What’s the deal with all of these different types of dentists? How do you know what it all means and who you should visit? Not to worry, we’re here to help make sense of the different types of dentists what it means for you as a patient.
General Dentistry –
Most often when you go to the dentist, you are seeing your general dentist who treats your overall oral health care needs. This includes diagnosing and treating problems such as gum disease, cavities, root canals, crowns, and bridges as well as preventative care, hopefully allowing you to avoid the need for our next types of dentists – the dental specialists.
A patient is referred to an orthodontist when a general dentist notices misalignments with the jaw and/or teeth of both children and adults. If there are extra teeth, missing teeth, or teeth are crowded, an orthodontist will treat the patient with solutions like braces, Invisalign, and/or retainers. Don’t be surprised if your child is referred to an orthodontist as early as the age of seven.
Pediatric Dentist –
The types of dentists who work exclusively with children are called pediatric dentists or pedodontists. Much of their additional training focuses on building a positive association between children and their dentist and is based in child psychology. They work with children to build a base line for good oral health care and many work with patients who have special needs.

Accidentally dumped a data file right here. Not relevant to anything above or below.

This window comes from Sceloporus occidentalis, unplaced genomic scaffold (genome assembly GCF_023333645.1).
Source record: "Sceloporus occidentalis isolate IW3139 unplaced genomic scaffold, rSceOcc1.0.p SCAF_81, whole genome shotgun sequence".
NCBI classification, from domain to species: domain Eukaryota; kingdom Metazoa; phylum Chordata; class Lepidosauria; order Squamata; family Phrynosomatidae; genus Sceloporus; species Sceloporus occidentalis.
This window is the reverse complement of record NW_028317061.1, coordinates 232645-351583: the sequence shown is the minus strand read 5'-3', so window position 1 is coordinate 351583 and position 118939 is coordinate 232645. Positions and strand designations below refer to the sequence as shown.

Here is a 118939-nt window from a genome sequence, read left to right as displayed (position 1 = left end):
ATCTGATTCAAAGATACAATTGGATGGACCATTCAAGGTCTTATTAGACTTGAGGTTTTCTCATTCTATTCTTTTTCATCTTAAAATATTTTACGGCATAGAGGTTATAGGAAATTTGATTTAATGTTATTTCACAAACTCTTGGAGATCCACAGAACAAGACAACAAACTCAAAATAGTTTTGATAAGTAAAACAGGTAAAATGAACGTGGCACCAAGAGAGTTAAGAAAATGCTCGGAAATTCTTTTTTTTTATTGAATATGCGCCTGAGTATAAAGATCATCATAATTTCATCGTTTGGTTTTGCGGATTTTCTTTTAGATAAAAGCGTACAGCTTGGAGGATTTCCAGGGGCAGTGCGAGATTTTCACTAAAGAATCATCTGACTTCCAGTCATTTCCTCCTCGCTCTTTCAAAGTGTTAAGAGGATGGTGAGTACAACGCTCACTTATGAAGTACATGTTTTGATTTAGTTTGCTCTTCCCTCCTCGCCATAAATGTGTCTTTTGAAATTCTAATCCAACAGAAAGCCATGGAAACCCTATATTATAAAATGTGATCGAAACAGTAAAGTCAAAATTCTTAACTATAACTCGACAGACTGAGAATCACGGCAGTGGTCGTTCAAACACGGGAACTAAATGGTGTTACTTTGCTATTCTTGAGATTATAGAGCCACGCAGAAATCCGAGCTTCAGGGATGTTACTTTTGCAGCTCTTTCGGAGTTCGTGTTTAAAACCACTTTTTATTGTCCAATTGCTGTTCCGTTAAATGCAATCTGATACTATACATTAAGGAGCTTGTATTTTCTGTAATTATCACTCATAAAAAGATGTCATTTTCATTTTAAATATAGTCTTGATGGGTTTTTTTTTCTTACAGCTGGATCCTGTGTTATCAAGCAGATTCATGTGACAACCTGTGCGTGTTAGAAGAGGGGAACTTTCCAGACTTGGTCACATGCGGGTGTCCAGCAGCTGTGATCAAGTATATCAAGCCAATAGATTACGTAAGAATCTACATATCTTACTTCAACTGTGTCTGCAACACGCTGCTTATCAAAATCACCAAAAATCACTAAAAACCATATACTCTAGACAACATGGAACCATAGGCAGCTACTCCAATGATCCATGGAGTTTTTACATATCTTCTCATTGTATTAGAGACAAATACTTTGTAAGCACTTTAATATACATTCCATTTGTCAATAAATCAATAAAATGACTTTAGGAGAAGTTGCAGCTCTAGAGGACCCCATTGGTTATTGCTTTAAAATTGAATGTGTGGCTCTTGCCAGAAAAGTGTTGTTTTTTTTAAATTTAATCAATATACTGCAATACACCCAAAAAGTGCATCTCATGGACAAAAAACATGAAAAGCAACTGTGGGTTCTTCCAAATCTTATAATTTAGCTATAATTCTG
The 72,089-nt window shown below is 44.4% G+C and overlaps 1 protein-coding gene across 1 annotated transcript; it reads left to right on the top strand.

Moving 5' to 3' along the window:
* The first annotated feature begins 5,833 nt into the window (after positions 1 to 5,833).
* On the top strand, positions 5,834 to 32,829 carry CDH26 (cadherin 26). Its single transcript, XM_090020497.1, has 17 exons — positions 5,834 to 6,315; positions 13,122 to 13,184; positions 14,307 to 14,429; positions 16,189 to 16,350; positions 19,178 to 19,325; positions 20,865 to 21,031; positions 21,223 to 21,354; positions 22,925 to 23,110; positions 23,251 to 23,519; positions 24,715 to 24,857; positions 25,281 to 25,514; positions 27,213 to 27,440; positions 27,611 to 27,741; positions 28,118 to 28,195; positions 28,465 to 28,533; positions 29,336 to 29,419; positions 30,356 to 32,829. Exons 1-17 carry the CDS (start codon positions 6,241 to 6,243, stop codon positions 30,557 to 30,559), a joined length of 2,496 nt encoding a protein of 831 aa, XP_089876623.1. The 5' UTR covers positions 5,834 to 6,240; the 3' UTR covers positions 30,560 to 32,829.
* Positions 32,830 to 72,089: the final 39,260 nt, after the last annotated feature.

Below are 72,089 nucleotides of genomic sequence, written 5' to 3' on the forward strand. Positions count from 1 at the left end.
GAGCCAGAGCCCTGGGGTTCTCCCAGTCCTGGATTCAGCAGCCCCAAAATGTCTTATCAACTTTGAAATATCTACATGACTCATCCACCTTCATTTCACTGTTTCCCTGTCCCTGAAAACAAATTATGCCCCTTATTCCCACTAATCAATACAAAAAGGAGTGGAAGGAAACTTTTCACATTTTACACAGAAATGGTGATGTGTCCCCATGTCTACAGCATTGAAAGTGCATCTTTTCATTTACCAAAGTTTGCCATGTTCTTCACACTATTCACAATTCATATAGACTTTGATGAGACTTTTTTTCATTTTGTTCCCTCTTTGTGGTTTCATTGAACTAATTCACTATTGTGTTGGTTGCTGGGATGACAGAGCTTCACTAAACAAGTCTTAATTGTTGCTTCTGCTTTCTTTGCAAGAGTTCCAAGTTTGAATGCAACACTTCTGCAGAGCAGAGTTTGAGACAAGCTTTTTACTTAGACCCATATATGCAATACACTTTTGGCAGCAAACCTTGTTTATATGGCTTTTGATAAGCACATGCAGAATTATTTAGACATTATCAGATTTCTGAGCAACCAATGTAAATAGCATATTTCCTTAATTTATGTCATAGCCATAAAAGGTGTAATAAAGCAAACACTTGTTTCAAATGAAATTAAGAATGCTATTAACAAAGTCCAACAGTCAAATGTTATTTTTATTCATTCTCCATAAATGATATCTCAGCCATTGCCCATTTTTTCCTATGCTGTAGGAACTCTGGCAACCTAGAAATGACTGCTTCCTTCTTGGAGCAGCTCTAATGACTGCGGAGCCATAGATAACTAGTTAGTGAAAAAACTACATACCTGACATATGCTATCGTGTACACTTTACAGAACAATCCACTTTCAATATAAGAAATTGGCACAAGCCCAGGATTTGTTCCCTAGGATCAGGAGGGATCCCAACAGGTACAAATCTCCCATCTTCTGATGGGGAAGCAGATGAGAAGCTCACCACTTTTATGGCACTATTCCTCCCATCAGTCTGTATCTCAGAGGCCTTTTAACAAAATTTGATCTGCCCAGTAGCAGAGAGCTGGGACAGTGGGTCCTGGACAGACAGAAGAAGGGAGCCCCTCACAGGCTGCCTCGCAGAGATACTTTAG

Oral Surgeon –
an oral surgeon specializes in the surgical treatment of disease, injuries and esthetic or functional areas of the mouth. They are the ones who remove wisdom teeth, handle dental implants, and biopsy suspicious spots in the mouth. They also have additional training in anesthesia to ensure the comfort of the patient when surgery is required.
While it may seem like an inconvenience to visit a dental specialist, it is in your best interest to to do so when referred.
Remember, your general dentist will always be your primary point of contact to help you with your oral health care needs. Do you need a new general dentist?